The Oct 3 - Oct 9 week was calmer. Intel Code Challenge Final Round has gathered the top competitors for 3 hours instead of the usual 2 we see on Codeforces (problems, results, top 5 on the left, analysis). Maybe TooDifficult did not notice this, as he finished all problems within the first 2 hours anyway, and thus won easily :) Congratulations!

On Sunday, Open Cup 2016-17 Grand Prix of SPb has completed the 3-week run (results, top 5 on the left). Reminding us how things usually go in Open Cup contests, Past Glory team have won convincingly, and were also the only team to solve problem I - great job!

Here's what the problem was about. You're given the following random number generator, an implementation of the Fischer-Yates shuffle, and a program using them:

Function random (range):

state := (state * 1664525 + 1013904223) mod 2

return (state * range) div 2

Function shuffle (array):

n := length of array;

for i := 0, 1, 2, ..., n - 1:

j := random (i + 1);

swap(array[i], array[j]);

return array;

state := seed;

n := 10000;

array := [1, 2, ..., n];

array := shuffle (array);

array := shuffle (array);

In other words, we shuffle the numbers from 1 to n twice. The particular generator used here is well-known, so no particular weaknesses could be expected except of course the fact that it's a linear congruential generator. The task is: given the final state of the array, find what the seed was.

In my previous summary, I've mentioned a tricky AtCoder combinatorics problem: You are given a tree with n<=200000 vertices. Now we consider all C(

Here's what the problem was about. You're given the following random number generator, an implementation of the Fischer-Yates shuffle, and a program using them:

Function random (range):

state := (state * 1664525 + 1013904223) mod 2

^{32};return (state * range) div 2

^{32};Function shuffle (array):

n := length of array;

for i := 0, 1, 2, ..., n - 1:

j := random (i + 1);

swap(array[i], array[j]);

return array;

state := seed;

n := 10000;

array := [1, 2, ..., n];

array := shuffle (array);

array := shuffle (array);

In other words, we shuffle the numbers from 1 to n twice. The particular generator used here is well-known, so no particular weaknesses could be expected except of course the fact that it's a linear congruential generator. The task is: given the final state of the array, find what the seed was.

In my previous summary, I've mentioned a tricky AtCoder combinatorics problem: You are given a tree with n<=200000 vertices. Now we consider all C(

*n*,*k*) ways to pick*k*vertices of the tree, and for each of them we consider the "convex hull" of the*k*vertices: the smallest part of the tree that connects all of them together. Your goal is to find the sum of the sizes of those convex hulls over all C(*n*,*k*) ways. What's more, you need to find n sums: for each value of*k*between 1 and*n*. Each sum must be computed modulo 924844033.
Even though the problem statement doesn't mention probabilities and expected values, the solution starts with an observation that is very similar to the linearity of expectation: in order to find the sum of the sizes of the convex hulls, we will find for each vertex the number of convex hulls containing it, and then add up those numbers.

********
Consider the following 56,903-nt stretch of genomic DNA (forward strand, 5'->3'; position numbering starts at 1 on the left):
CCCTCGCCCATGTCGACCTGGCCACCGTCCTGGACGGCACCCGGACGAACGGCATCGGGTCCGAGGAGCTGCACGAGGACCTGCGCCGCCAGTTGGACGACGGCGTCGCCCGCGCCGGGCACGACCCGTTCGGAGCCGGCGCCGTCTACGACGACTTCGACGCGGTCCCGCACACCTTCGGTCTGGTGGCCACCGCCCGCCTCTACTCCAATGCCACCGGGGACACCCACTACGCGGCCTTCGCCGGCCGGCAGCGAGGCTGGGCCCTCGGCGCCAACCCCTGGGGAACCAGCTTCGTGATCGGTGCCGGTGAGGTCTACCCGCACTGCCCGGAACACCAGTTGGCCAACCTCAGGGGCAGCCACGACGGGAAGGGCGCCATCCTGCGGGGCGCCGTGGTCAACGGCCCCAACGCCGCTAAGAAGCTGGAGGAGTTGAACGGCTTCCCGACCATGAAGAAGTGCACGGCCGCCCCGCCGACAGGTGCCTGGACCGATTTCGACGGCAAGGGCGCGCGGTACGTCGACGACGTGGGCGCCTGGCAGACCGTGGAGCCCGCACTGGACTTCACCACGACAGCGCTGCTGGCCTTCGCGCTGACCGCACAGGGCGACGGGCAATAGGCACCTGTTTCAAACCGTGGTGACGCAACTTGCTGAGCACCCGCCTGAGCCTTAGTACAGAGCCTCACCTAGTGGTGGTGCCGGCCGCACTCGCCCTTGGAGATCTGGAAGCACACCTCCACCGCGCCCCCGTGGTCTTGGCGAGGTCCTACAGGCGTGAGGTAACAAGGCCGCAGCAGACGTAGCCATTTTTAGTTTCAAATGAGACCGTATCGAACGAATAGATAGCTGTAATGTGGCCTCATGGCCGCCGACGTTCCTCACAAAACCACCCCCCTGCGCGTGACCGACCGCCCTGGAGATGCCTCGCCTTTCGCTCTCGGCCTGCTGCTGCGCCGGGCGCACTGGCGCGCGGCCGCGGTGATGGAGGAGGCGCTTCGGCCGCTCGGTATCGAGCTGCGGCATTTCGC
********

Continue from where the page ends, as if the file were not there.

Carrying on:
In order to find the latter, let's find the number of convex hulls

The idea to speed up such computation from O(

Σ

Now we can notice that the remaining sum is nothing else but multiplication of polynomials, which can be done fast using FFT. To make it completely clear, let's denote

To conclude, it also seems that this technique can be applied to a wide variety of sums, not just those involving C(

Thanks for reading, and check back for more!

*not*containing it, and subtract it from C(*n*,*k*). In order for the convex hull to not contain a given vertex, all*k*chosen vertices must lie completely within one of the subtrees formed by removing this vertex from the tree. So if the sizes of all 2(*n*-1) subtrees of the original tree are*a*_{1},*a*_{2}, ...,*a*_{2(n-1)}, then we need to find Σ*C(*_{i}*a*,_{i}*k*). Finding all*a*is a standard task solved by a traversal of the tree, so we can solve our problem for one value of_{i}*k*in O(*n*). However, since we have*n*possible values of*k*to process, the total running time will be O(*n*^{2}) which is too slow.The idea to speed up such computation from O(

*n*^{2}) to O(*n*log*n*) using Fast Fourier Transform is not new, but I don't think I've described it in this blog before. Let's reformulate the problem slightly: let*b*be the number of subtrees of size_{i}*i*. We need to find Σ*C(*_{i}*i*,*k*)**b*for each_{i}*k*. Now let's transform our sum:Σ

*C(*_{i}*i*,*k*)**b*= Σ_{i}_{i}*b**_{i}*i*!/*k*!/(*i*-*k*)! = 1/*k*!*Σ*(*_{i}*b**_{i}*i*!)*(1/(*i*-*k*)!)Now we can notice that the remaining sum is nothing else but multiplication of polynomials, which can be done fast using FFT. To make it completely clear, let's denote

*u*=_{i}*b**_{i}*i*!, and*v*=1/(_{j}*n*-*j*)!, and multiply two polynomials with those coefficients. The (*n*+*k*)-th coefficient of the product will be Σ_{i}*u*_{i}*v*= Σ_{n+k-i}*(*_{i}*b**_{i}*i*!)*(1/(*n*-(*n*+*k*-*i*)!) = Σ*(*_{i}*b**_{i}*i*!)*(1/(*i*-*k*)!), just as we need.To conclude, it also seems that this technique can be applied to a wide variety of sums, not just those involving C(

*n*,*k*). The only property that we need from the function being summed is that it must decompose as a product of functions of*n*,*k*, and*n*-*k*. However, C(*n*,*k*) seems to be the only practically relevant function with this property. Do you have an example of a different such function in mind, or maybe you can even point me to other problems solved using this trick?Thanks for reading, and check back for more!

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